ASHLAND — The nightstands at the Ashland Springs Hotel are a little more crowded than most hotels. Alongside Bibles donated by the Gideons are copies of "The Way to Happiness," a moral code written by science-fiction writer L. Ron Hubbard, founder of the Church of Scientology.

ASHLAND — The nightstands at the Ashland Springs Hotel are a little more crowded than most hotels. Alongside Bibles donated by the Gideons are copies of "The Way to Happiness," a moral code written by science-fiction writer L. Ron Hubbard, founder of the Church of Scientology.

"This book ... has contributed greatly to my own personal happiness and success, and it's something that I wanted to share with others," said Rebecca Neuman, a Scientologist who owns the hotel and its Lark's restaurant with her husband, Doug, also a Scientologist. The pair also own the Lake of the Woods resort cabins, marina and restaurant, among other Southern Oregon properties.

Neuman said she got the idea to distribute the books in her hotel after seeing Buddhist and Mormon writings during her own travels. The books, which list 21 different "precepts" for better living, including instructions to be temperate, honor parents, set a good example, and be industrious and competent, have been available in the hotel since July 2006.

The hotel sells both a hardbound copy of the book and smaller $2 booklets for guests. In the year and a half since they have been available, the hotel has sold about 250 copies, Neuman said.

Two or three guests have complained about the books in that time, but most either don't notice or are supportive, said Don Amway, general manager of the hotel.

"If it was offensive, we wouldn't be selling them," he said. "I think where people get offended is the creator of Scientology is the one who wrote it."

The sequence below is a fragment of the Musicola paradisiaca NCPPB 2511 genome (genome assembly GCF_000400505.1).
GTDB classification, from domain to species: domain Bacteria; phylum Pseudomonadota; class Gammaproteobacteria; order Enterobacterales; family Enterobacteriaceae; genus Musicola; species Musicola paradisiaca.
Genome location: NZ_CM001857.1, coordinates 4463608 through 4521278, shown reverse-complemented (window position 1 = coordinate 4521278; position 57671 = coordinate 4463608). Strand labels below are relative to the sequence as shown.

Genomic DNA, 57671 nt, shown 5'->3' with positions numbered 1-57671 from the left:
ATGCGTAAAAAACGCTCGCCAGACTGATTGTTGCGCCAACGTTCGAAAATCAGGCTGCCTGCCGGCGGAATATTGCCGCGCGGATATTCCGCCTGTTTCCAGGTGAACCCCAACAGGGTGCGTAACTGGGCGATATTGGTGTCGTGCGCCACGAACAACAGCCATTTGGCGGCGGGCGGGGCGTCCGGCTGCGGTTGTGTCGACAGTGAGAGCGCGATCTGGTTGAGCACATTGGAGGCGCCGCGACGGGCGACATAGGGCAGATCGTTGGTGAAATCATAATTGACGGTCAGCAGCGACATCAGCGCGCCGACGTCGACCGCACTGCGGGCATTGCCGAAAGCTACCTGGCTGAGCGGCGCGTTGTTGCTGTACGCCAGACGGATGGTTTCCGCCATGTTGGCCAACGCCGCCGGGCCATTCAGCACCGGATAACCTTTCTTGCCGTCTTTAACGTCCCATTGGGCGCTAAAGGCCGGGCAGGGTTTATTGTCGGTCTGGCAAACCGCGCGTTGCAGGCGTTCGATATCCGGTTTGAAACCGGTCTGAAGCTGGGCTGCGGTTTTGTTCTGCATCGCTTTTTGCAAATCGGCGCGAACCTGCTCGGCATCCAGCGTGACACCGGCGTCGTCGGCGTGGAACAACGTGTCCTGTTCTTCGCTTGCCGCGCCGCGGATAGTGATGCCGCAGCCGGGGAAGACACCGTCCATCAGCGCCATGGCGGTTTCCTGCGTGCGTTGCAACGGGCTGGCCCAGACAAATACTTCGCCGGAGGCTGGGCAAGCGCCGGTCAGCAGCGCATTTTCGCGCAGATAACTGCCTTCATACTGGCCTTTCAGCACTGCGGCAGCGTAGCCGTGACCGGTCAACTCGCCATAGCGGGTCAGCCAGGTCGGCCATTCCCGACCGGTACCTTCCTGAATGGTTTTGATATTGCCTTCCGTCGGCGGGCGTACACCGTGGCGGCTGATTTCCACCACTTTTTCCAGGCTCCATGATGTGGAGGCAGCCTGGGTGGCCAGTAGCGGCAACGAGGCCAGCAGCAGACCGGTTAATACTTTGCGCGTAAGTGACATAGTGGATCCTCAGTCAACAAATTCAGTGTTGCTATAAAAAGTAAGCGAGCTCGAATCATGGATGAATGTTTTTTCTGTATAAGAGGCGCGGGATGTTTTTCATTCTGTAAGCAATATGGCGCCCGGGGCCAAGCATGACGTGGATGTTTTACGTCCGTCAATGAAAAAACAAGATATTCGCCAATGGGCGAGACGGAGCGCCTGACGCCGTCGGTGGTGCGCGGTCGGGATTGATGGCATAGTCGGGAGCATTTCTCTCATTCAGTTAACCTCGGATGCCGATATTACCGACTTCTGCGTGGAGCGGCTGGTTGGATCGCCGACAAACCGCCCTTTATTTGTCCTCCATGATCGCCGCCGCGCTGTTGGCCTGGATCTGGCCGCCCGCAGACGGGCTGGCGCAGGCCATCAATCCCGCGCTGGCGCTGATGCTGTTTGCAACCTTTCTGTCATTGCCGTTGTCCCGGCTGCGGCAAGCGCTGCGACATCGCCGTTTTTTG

After the books were introduced at the hotel, David Miscavige, Scientology's leader, announced the news in his 2007 New Year's speech where he reviewed the 2006 campaign to "break the dark spell cast across Earth by psychiatry."

Clips of the presentation, including a widely publicized message from Tom Cruise whose leaked release drew fire from the church, have appeared on YouTube. The church has fought to remove the clips as they appear, claiming copyright infringement.

"Operation Global Calm is all about global saturation," Miscavige said in the video from the stage of Scientology's 2007 New Year's event, flanked by a giant picture of Hubbard and Scientology symbols. "... It's also about plugging into what you might call the worldwide 'social mainframe' for high volume delivery to target populations."

Miscavige uses military and war symbolism in his speech to describe the church's attempts to destroy psychiatry. He also highlights worldwide distribution of video messages bearing precepts from "The Way to Happiness" and specifically mentions the Ashland hotel's role in delivering Scientology to the public.

"By way of example, while you can shotgun booklets across Anytown, USA, you need distribution points like this one to hit mainstream America: It's the Ashland Springs Hotel in Ashland, Oregon. It caters to upscale vacationers, and instead of a Gideon's Bible on the nightstand, it's now 'The Way to Happiness,' " Miscavige said to loud applause from his audience of fellow Scientologists.

Hotel guests don't seem to have strong opinions on the book, Amway said. The hotel books have comment cards, but none has been returned, either positive or negative, he said.

"I've been here for two nights and I didn't even notice it was there," said Shauna Mosgrove, a guest of the hotel over the weekend from Walla Walla, Wash. "I'd be interested in that I'm fascinated by that religion. It's so completely bizarre. I would look at that before I would look at the Bible, just out of curiosity."

Trina Stewart of Rogue River said she was neither excited nor upset that the book would be in her room.

"I'm always open to learning new things," she said. "I wouldn't be offended because it's there."

Placement of the book inside a drawer and not on the tabletop is meant to be unobtrusive, Amway said.

"People can believe and practice how they wish to," he said. "Putting the book in the room isn't putting anything on them. They can choose to open the book or choose not to."

Ashland Daily Tidings staff writer Julie French can be reached at 482-3456, Ext. 227, or jfrench@dailytidings.com.Mail Tribune Assistant City Editor Scott T. Smith contributed to this report.